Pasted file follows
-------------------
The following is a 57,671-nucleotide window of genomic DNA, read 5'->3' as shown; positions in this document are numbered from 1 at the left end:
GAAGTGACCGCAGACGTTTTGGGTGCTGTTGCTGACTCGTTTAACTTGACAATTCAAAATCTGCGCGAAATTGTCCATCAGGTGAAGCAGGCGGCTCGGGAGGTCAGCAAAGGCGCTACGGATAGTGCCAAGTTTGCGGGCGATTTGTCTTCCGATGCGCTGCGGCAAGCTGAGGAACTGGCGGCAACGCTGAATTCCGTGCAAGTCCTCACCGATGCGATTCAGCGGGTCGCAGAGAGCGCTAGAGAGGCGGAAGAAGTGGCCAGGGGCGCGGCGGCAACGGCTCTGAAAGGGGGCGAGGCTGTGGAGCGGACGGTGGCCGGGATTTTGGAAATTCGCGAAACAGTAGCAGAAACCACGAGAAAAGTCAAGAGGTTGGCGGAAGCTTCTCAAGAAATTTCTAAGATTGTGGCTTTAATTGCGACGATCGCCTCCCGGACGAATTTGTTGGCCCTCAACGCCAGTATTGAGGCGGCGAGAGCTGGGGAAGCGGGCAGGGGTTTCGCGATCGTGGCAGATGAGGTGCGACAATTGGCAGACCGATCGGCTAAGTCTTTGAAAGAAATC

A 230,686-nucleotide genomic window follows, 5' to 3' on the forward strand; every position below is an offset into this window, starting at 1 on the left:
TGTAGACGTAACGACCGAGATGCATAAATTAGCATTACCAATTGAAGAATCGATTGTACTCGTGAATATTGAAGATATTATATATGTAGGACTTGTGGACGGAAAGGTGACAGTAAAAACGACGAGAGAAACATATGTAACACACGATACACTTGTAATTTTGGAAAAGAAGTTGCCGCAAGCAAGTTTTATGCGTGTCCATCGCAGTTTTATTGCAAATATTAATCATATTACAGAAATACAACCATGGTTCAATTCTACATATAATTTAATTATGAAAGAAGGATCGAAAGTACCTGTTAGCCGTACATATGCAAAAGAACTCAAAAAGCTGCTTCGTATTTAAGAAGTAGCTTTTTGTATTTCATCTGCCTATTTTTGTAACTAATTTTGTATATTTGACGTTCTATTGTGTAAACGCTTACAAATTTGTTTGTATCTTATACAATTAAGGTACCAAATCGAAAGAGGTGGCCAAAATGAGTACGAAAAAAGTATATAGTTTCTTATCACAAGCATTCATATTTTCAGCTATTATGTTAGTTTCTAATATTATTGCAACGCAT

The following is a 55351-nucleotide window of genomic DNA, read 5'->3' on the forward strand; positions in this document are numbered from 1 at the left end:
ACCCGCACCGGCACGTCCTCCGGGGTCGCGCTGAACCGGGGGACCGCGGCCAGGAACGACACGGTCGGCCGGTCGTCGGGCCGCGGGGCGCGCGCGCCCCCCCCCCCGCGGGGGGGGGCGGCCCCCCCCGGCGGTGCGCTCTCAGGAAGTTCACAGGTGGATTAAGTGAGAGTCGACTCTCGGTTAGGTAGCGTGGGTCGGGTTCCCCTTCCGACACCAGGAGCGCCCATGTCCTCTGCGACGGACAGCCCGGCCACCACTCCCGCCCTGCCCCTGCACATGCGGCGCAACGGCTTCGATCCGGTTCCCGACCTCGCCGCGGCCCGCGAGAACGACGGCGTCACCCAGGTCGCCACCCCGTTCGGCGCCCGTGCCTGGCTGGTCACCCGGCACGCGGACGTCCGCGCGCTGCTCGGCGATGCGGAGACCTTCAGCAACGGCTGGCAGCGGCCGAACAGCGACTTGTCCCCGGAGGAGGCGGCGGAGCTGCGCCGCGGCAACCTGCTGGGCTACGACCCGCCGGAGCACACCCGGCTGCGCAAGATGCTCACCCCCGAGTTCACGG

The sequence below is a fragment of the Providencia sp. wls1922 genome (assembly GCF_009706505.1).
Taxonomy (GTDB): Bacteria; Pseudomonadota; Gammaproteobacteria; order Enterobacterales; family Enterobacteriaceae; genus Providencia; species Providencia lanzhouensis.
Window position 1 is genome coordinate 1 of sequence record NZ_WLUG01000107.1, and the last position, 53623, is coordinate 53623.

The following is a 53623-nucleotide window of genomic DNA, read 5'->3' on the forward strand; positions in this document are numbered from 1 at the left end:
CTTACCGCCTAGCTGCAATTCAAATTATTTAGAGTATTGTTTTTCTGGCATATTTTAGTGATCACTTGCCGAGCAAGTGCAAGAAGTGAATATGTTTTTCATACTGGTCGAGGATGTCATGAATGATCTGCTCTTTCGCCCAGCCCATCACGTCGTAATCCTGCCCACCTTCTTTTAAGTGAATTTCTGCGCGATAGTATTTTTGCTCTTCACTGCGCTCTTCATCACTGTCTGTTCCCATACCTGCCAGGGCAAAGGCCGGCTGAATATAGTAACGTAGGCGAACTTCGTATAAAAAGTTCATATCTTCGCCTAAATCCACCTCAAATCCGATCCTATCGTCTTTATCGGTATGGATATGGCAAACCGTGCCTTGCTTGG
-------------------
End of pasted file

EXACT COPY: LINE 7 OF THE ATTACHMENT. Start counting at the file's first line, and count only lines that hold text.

The sequence below is a fragment of the Providencia sp. wls1922 genome (assembly GCF_009706505.1).